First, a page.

The construction documents are given to the low controls bidder when the contract is awarded. This is long after many critical decisions, from the controls engineer’s standpoint, have been made about major and sometimes minor pieces of process equipment. These components increasingly have their own onboard intelligence, which also must interface with the overall plant-control system. To make matters worse, the owner frequently seeks to save money by buying the control system’s field elements before the control engineer arrives on the scene. Details of these field devices often aren’t disclosed until they’re installed, and the attempt to interface them with the control system is underway, and their appropriateness for use or connectabilty is in question.
In today’s world of increasingly smart devices, connectivity and matching protocols are critically important to the smooth, economical, and rapid startup of the plant. If the controls integration task is not properly done from the very beginning, a plant that’s 95% complete can languish in startup for weeks or months until proper function of control devices is achieved, and proper communication between critical equipment is allowed to effectively interface with the overall plant supervisory control and data acquisition system (SCADA).
Bring Integrator in Early
Since control and information system engineering is an engineering task at its heart, it should be handled in much the same way as the site civil, structural, building, process, mechanical and electrical engineering tasks are handled. The CSI should be a part of the design team, and must be brought into the design phase prior to the selection of major equipment and control components to review them from a control system standpoint. The CSI should be selected based on similar criteria and with same care as the responsible engineering firms. These criteria include credentials, length of time in business, appropriate experience, competence, references, and knowledge of the process and the industry.
Leaving the CSI’s is critical engineering tasks out of the design process, automatically selecting the low bid, and putting the CSI under the supervision of the construction manager or general contractor is an invitation to an unsatisfactory controls system. It also can mean a long and expensive startup, a potential controls disaster, and the added expense of the construction manager’s markup on controls work in which he plays little or no part. Many users have learned the hard way where the CSI truly belongs on the construction team, and now carefully select and position the integrator where he can bring the most value to the design and construction process. The CSI should first be a member of the design team, and then transition into the construction process as the owner’s controls engineer, working with the design engineer and the installing trades. This will help to assure smooth startup of a plant that is truly under the automated control of a precisely designed, fully developed, and carefully installed control system.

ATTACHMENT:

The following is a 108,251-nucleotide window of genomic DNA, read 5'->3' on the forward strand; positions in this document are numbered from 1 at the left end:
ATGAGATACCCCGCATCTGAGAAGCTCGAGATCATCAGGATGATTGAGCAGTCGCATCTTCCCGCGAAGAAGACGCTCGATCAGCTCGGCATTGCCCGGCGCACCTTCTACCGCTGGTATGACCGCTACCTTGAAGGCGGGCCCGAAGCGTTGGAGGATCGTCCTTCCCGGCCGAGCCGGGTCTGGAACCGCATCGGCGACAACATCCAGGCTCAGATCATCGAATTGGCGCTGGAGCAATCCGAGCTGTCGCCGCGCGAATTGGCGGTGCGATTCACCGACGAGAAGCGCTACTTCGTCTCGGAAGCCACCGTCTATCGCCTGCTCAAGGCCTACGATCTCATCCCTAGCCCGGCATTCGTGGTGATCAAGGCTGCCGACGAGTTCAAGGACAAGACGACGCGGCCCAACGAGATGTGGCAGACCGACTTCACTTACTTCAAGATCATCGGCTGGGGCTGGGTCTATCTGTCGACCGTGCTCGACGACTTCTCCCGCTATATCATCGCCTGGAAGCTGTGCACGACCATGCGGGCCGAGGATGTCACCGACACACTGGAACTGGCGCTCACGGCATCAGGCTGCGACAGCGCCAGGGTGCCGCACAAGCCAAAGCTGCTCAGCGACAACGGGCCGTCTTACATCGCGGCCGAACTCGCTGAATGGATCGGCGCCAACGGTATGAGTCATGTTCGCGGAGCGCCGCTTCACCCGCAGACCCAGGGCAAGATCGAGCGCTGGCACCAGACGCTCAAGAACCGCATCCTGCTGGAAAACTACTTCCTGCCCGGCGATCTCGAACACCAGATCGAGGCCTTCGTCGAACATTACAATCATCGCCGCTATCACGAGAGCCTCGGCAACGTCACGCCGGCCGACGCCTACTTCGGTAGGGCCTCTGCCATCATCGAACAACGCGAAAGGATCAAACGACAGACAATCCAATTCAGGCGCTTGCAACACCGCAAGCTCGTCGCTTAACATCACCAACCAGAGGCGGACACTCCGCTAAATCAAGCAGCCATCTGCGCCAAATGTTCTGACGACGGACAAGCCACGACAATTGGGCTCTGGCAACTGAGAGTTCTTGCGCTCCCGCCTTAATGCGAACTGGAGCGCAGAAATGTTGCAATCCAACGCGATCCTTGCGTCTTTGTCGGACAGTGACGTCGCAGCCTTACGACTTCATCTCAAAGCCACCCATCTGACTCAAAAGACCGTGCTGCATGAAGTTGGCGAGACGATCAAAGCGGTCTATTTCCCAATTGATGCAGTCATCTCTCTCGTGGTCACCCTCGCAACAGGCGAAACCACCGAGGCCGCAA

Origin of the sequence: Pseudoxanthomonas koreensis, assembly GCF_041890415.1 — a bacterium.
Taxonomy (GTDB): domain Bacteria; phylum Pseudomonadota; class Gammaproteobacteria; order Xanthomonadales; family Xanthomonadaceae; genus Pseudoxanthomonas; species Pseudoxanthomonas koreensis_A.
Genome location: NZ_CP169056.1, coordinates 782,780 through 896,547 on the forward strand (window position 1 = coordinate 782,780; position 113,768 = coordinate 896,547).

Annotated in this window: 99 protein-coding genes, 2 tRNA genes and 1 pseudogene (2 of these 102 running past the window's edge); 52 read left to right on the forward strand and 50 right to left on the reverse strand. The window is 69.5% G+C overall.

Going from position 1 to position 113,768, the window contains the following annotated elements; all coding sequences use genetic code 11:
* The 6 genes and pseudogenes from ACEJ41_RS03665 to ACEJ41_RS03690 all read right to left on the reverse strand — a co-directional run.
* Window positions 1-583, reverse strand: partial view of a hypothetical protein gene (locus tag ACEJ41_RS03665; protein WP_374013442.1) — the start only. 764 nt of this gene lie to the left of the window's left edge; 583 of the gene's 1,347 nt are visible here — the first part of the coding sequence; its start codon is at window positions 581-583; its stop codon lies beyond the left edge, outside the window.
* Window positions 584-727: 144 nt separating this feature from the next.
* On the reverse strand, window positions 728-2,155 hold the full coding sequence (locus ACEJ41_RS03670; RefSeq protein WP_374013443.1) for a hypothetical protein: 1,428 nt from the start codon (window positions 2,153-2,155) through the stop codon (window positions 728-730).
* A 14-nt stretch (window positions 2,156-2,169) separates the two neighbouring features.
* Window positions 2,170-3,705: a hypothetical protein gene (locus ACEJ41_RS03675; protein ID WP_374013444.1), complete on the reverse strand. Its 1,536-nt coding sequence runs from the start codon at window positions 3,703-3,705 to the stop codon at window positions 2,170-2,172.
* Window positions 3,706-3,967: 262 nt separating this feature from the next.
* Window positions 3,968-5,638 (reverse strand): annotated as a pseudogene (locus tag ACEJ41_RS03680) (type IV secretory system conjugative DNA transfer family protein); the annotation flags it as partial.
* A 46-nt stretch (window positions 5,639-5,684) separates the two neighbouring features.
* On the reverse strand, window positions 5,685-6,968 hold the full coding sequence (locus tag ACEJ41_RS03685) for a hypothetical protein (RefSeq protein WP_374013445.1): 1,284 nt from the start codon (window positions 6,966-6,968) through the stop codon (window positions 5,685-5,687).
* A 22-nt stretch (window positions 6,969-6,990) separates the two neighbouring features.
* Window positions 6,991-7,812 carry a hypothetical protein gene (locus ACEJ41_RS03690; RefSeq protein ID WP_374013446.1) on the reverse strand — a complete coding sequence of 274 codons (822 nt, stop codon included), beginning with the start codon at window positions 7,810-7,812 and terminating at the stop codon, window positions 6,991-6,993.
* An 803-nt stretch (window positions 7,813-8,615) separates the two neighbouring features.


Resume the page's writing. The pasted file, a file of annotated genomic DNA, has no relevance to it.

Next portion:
Questions For Integrators
From a Plant Engineer
- Provide a list of references and/or trade and professional certifications or affiliations that indicate comitment to industry best practices and guidelines.
- Regarding your experience in chemical processes or manufacturing, do you have experience implementing Advanced Controls?
- Are you familiar with ISA-88 or implemented batch controls? If so, describe your experience.
- Is your company a registered member of the Control Systems Integrators Association (CSIA)?
- Describe your experience in the integration of and networking of open systems using OPC, Control Net, Foundation Fieldbus, Modbus and others.
- Now, more than ever, manufacturers rely on good systems integrators to "peak lop" in times of high capital expenditure. But more than that, many of today's integrators offer system upgrades, maintenance and management services, and even training. They're able to do this on-site or remotely. They form relationships with a small number of manufacturers and become an extension of the workforce.
Maurice Wilkins, Chairman, WBF